Hurricane Barry

The path of Hurricane Barry, as of 10 a.m. central on July 13, 2019.

Barry officially reached hurricane status mid-morning Saturday as it crept toward southwest Louisiana’s coast, the National Hurricane Center says.

Rainfall so far has not been as severe as was feared, though the slow-moving system still brings the risk of dangerous storm surge, heavy rain and strong wind across the north-central Gulf Coast.

Power outages are being reported around south Louisiana, and 12 people reportedly were rescued overnight from rising water in Terrebonne Parish.

As of 10 a.m. central, Hurricane Barry was 40 miles south of Lafayette and 50 miles west of Morgan City, the Hurricane Center says. Maximum sustained winds reached 75 miles per hour, which is just above the minimum threshold for a Category 1 hurricane. The storm was moving northwest at about 6 miles per hour.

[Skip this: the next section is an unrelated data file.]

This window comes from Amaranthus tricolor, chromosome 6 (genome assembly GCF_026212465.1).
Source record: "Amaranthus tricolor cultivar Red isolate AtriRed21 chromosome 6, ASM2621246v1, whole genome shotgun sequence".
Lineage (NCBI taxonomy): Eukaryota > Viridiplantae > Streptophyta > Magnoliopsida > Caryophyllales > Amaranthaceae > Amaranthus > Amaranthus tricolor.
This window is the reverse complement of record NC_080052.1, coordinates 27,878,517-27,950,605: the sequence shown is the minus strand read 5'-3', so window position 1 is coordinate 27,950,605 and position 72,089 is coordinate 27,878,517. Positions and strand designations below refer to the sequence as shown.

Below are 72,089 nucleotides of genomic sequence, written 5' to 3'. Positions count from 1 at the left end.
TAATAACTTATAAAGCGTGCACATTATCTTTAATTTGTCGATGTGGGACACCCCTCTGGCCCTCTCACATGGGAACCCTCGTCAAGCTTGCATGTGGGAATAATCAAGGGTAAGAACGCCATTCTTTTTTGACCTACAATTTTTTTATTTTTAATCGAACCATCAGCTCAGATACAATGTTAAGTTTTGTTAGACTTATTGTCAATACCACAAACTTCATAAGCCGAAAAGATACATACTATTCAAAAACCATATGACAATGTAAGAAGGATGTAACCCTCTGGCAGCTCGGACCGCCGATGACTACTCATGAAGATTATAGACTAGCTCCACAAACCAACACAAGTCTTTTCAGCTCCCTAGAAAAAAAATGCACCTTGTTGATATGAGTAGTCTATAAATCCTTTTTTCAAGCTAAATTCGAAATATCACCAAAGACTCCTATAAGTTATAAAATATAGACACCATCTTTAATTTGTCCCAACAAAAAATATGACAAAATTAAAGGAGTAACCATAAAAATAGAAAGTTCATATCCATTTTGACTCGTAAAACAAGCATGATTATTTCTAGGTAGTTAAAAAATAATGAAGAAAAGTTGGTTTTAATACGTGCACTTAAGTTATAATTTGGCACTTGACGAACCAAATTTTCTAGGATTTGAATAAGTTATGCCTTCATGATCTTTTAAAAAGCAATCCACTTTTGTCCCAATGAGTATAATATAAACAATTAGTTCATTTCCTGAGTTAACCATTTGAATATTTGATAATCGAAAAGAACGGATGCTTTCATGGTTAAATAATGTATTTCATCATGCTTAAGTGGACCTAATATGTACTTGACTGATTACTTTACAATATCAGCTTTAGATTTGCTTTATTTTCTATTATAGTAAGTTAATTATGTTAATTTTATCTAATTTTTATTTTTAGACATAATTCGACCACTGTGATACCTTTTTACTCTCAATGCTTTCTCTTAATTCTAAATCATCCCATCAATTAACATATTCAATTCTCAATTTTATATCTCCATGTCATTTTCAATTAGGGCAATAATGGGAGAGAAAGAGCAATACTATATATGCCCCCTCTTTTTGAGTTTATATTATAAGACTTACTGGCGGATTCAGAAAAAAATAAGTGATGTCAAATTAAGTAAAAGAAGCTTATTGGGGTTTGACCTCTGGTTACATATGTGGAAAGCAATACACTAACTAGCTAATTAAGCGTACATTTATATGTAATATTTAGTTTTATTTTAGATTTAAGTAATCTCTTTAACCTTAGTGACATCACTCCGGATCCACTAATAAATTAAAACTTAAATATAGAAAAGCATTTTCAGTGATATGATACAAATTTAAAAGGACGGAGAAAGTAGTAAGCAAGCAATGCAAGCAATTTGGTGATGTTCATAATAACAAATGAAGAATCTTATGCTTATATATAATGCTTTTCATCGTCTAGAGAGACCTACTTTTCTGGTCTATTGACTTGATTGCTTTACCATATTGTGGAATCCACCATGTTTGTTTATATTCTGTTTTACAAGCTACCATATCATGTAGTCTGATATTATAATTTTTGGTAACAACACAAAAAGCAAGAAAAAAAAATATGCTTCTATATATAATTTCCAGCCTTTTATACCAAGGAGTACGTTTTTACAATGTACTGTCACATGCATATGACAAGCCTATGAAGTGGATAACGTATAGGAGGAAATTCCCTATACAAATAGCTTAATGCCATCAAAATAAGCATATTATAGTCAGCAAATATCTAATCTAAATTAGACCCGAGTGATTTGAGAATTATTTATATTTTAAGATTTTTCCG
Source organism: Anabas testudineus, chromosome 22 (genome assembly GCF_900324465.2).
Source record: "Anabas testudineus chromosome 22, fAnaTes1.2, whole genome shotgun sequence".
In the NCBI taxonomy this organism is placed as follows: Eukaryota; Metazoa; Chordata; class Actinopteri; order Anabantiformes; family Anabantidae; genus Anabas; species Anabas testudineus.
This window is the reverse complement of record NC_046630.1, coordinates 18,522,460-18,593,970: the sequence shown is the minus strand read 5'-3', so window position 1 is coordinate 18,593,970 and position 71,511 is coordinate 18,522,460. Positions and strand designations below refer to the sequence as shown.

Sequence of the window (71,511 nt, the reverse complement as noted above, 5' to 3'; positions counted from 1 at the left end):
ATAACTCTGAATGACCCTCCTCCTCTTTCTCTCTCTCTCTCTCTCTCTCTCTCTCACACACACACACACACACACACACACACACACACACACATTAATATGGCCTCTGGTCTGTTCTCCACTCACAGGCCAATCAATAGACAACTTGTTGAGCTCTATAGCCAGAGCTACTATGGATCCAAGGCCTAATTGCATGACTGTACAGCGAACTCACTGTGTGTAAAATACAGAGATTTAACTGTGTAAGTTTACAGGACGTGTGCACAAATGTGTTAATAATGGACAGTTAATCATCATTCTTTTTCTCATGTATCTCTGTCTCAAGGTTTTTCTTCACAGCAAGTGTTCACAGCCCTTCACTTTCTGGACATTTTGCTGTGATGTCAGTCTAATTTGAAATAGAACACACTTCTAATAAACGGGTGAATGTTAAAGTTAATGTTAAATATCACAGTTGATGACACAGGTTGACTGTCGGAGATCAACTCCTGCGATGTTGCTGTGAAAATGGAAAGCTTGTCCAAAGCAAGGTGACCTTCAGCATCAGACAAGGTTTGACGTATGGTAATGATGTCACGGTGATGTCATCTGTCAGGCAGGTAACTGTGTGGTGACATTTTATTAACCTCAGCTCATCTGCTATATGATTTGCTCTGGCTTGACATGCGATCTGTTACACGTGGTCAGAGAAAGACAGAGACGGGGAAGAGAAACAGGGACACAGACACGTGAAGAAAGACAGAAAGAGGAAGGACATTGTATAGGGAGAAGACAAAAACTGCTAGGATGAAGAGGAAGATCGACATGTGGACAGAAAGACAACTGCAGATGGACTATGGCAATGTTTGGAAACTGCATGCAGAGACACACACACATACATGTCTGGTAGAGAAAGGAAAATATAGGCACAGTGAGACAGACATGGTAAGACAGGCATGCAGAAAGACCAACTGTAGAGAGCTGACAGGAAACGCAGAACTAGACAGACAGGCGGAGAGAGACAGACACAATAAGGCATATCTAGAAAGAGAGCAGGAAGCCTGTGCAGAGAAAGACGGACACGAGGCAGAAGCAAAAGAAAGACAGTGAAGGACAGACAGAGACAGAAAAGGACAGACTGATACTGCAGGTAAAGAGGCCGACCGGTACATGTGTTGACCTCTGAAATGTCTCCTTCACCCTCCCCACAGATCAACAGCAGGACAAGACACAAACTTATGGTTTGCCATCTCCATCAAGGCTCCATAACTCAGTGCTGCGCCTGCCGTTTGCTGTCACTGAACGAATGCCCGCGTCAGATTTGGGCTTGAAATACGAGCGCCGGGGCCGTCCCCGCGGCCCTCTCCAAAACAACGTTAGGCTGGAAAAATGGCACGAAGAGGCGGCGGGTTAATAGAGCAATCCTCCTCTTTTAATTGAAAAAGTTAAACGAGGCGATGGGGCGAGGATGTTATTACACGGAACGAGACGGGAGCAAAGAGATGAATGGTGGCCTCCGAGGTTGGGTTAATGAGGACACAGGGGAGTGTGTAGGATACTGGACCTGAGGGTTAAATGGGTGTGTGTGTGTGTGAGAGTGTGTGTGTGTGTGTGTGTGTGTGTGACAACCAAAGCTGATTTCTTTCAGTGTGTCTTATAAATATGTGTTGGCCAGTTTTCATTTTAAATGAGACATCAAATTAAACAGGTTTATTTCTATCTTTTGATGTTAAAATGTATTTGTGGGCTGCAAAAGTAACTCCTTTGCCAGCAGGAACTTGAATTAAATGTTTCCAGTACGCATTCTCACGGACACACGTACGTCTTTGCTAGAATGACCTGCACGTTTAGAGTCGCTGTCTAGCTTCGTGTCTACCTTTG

A tropical storm warning has been issued for the Louisiana coast from Cameron to Sabine Pass, the Hurricane Center says. The hurricane watch for the Louisiana coast east of Grand Isle has been discontinued, along with the tropical storm watch for the Mississippi coast.

A hurricane warning remains in effect for the Louisiana coast from Intracoastal City to Grand Isle, while the storm surge watch still extends east to the Mississippi/Alabama border.

While the rain has not arrived as early as expected in many areas, and forecasts indicate the rainfall may not be as severe as was feared, local officials throughout south Louisiana are urging residents to stay vigilant.

Residents can call 211 for information about local shelters.

Reporter

David Jacobs is a Baton Rouge-based award-winning journalist who has written about government, politics, business and culture in Louisiana for almost 15 years. He joined The Center Square in 2018.